I teach a course in the spring entitled American Culture and Its Critics, which will bring together, I hope, the usual diversity of students from anthropology, journalism, English, and political science, in addition to the two sponsoring programs, history and American Studies. My search for texts that will be mandatory for the class brought me to one of those classic teacher conundrums. I can’t have the bookstore stock a dozen titles for the course (no, I can’t); but I also don’t want to spend a month scanning essays from critics. I chose as the core texts Levine’s Highbrow/Lowbrow; Denning’s The Cultural Front, and Kammen’s Visual Shock. I intend each book to do triple duty: to cover a chronological period of U.S. history; to introduce a different way of organizing cultural criticism (taste, politics, aesthetics); and to demonstrate how to write cultural criticism. I also use primary texts from critics across the American landscape, from the Puritans to postmodernists–John Adams to Melville to Bourne to Sontag to Zizek. And because I write about movie culture, I want to show a few films to suggest how criticism can move across mediums and can comment on the medium it uses (I like using Errol Morris’s more quirky films).
However…I am well aware how woefully inadequate this list is (even if you fill in the blanks) because it is based on particular people, most of whom wrote stuff down for publication. I want to include more music, visual representations (posters, cartoons), and mass media (television, internet), in this course but don’t want to lose control of the basic focus which, it seems to me, is to demonstrate how to organize criticism of American culture in order to get a sense of particular themes and debates that can be followed throughout the history of the United States. That is the reason I chose three books on the institutionalization of taste; the challenge to that organization of taste in the 1930s; and the implications of such challenges across cultural controversies in post-1945 America. That is my overtly didactic way of setting up the course so students an argument to contest.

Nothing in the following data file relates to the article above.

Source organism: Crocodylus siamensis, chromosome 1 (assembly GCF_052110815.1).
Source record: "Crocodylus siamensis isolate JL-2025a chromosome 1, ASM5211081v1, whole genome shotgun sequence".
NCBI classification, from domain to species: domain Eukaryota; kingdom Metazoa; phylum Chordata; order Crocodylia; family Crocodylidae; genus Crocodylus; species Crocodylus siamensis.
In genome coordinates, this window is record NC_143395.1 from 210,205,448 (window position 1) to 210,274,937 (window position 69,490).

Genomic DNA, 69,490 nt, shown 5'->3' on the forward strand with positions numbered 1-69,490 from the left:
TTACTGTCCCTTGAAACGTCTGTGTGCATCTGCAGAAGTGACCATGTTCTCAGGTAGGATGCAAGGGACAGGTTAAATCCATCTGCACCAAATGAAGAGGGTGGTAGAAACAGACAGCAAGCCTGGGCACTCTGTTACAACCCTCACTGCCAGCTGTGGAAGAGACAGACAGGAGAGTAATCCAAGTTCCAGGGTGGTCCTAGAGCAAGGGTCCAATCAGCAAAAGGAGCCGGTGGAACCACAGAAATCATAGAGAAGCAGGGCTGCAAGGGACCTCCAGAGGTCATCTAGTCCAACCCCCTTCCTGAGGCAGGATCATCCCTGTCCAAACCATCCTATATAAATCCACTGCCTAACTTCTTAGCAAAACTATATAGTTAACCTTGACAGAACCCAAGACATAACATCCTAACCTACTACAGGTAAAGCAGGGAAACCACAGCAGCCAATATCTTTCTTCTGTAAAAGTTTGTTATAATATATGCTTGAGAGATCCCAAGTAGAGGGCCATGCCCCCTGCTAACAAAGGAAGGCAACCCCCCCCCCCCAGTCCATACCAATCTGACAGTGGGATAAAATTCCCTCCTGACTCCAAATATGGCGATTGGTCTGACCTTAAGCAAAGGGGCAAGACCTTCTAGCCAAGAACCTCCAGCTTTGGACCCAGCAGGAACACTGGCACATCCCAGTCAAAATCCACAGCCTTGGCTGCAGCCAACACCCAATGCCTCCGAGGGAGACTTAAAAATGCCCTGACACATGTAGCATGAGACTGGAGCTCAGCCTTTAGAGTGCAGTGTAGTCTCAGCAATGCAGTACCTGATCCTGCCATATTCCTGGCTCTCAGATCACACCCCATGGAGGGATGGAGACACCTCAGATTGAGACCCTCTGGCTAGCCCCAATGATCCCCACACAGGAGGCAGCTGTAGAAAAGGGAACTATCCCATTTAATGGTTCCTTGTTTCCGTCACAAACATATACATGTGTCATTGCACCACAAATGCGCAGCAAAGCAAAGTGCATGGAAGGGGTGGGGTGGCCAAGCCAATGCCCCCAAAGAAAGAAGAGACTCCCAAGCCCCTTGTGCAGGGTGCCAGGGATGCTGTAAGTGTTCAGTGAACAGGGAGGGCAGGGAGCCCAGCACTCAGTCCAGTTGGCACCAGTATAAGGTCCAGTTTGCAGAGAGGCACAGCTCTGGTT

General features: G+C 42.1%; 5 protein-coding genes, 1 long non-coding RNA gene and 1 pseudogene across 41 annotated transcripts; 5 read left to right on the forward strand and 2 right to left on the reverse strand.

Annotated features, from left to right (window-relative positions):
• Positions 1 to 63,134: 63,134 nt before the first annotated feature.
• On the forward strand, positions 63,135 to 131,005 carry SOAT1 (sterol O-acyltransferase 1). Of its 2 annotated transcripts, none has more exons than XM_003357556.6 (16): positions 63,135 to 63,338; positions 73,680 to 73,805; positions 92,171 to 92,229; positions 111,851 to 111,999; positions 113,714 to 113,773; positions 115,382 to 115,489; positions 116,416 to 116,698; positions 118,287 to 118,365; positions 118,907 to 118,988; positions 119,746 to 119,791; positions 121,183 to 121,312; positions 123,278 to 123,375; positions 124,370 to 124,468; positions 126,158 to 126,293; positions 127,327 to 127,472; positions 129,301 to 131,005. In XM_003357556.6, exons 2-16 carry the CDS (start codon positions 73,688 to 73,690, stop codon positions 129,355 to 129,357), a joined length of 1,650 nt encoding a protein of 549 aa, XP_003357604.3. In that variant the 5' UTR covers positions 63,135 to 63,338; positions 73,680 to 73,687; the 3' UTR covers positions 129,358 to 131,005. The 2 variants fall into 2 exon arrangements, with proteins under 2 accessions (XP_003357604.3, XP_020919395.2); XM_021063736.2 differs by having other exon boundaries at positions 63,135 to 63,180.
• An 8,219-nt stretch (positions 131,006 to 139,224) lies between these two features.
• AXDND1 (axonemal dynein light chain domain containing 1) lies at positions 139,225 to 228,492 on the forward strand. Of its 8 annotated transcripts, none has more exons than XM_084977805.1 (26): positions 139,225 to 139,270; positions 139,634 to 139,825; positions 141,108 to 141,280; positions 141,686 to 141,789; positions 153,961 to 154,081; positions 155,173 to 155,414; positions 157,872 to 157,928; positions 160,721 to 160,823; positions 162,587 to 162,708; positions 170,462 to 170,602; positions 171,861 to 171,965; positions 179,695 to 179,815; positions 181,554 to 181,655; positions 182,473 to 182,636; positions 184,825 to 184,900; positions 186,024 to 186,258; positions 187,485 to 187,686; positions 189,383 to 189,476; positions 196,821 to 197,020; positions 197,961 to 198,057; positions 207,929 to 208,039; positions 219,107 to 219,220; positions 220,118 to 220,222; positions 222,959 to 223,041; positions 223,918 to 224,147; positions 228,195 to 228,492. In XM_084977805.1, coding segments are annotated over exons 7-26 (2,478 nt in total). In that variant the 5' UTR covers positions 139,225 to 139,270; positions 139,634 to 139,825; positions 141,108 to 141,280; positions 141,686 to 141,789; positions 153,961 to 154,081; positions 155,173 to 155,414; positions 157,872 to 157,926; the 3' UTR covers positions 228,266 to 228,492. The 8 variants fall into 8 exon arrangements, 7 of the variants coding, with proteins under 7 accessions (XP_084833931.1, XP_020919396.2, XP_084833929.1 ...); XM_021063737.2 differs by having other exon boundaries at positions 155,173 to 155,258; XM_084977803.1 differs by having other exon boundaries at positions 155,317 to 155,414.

I also want to punctuate this course with examples that will surprise students and force them to consider how criticism can be something subtle, playful, colorful, jarring, etc. I want them to get a clear idea of the difference between seeing music as a site (if you will) for understanding conflicts over taste and as a force that is challenge taste because artists simply disregarded assumed categories. I don’t think I can pull off a course in which I string together examples of cultural rebellion but I would like to introduce the spectrum of criticism across media. The audience for this blog is filled with cultural critics and those who write about them. What episodes should punctuate a course on American Culture and Its Critics?